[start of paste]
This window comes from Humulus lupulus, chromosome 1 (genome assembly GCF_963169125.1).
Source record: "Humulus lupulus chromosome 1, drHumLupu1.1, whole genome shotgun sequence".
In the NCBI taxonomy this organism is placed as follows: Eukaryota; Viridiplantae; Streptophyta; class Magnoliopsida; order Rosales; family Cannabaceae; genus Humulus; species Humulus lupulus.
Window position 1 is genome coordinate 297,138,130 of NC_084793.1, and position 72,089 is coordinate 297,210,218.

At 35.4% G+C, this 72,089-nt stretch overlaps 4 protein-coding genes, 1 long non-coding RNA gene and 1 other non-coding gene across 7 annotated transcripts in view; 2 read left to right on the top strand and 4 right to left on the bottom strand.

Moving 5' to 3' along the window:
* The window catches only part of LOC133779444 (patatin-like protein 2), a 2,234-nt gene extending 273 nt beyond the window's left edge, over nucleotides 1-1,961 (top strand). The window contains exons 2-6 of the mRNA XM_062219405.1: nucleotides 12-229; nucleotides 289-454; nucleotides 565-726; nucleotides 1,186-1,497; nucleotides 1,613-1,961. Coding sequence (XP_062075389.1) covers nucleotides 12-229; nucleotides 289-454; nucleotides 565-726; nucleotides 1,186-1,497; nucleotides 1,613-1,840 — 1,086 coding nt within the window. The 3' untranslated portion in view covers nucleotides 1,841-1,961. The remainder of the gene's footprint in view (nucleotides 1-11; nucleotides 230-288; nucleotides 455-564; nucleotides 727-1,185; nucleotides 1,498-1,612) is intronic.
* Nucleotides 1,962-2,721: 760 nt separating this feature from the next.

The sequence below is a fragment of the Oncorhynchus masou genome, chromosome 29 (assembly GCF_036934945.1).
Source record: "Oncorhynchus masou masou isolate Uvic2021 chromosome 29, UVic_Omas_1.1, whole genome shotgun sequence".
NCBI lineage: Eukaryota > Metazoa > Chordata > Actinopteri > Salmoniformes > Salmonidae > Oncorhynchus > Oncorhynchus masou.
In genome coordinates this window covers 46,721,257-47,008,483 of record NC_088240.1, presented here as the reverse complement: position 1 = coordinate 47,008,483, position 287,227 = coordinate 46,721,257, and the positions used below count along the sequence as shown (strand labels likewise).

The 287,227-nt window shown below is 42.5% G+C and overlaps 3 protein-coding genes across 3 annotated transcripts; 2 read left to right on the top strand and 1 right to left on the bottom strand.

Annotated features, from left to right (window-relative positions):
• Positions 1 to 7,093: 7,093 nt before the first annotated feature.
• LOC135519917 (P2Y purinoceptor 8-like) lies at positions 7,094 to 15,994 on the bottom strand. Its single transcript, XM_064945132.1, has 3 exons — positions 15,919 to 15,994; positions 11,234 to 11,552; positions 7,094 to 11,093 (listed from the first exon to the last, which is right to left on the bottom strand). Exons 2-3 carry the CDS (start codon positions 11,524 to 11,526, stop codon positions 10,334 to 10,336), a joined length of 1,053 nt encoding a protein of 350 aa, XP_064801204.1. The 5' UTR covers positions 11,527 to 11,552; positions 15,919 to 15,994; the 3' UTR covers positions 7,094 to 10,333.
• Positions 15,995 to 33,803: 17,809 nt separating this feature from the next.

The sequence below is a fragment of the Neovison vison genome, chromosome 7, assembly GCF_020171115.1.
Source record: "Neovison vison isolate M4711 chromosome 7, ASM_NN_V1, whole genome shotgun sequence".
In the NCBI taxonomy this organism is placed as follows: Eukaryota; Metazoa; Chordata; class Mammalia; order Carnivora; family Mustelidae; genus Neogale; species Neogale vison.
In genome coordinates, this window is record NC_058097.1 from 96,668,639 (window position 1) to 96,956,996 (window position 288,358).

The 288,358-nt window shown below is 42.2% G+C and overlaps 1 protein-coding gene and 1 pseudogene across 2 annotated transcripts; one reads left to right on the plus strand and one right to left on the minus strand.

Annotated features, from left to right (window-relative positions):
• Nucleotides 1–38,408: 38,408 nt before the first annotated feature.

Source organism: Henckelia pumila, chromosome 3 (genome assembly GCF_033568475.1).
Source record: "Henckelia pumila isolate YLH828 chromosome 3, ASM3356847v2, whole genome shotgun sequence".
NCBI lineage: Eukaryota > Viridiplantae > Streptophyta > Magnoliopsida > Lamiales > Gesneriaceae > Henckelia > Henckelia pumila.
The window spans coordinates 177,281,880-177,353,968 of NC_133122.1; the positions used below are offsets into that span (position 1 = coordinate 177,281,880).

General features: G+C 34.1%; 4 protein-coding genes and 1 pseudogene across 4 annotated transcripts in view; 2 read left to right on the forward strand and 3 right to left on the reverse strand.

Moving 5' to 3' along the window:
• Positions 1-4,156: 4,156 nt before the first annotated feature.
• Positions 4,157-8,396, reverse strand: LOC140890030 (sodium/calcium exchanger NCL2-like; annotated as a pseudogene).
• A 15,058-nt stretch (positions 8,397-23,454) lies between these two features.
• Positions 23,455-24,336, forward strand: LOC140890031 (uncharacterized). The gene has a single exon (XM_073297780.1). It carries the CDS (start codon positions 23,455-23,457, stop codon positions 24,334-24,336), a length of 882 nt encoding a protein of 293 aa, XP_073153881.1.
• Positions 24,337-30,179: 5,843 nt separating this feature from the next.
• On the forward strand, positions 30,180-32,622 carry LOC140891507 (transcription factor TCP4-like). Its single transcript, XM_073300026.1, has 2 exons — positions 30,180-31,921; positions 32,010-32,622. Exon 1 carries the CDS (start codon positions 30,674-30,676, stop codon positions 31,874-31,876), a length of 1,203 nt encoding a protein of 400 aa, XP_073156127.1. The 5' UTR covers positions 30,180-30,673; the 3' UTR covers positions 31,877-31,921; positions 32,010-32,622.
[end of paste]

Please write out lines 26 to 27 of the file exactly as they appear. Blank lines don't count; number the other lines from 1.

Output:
Source record: "Henckelia pumila isolate YLH828 chromosome 3, ASM3356847v2, whole genome shotgun sequence".
NCBI lineage: Eukaryota > Viridiplantae > Streptophyta > Magnoliopsida > Lamiales > Gesneriaceae > Henckelia > Henckelia pumila.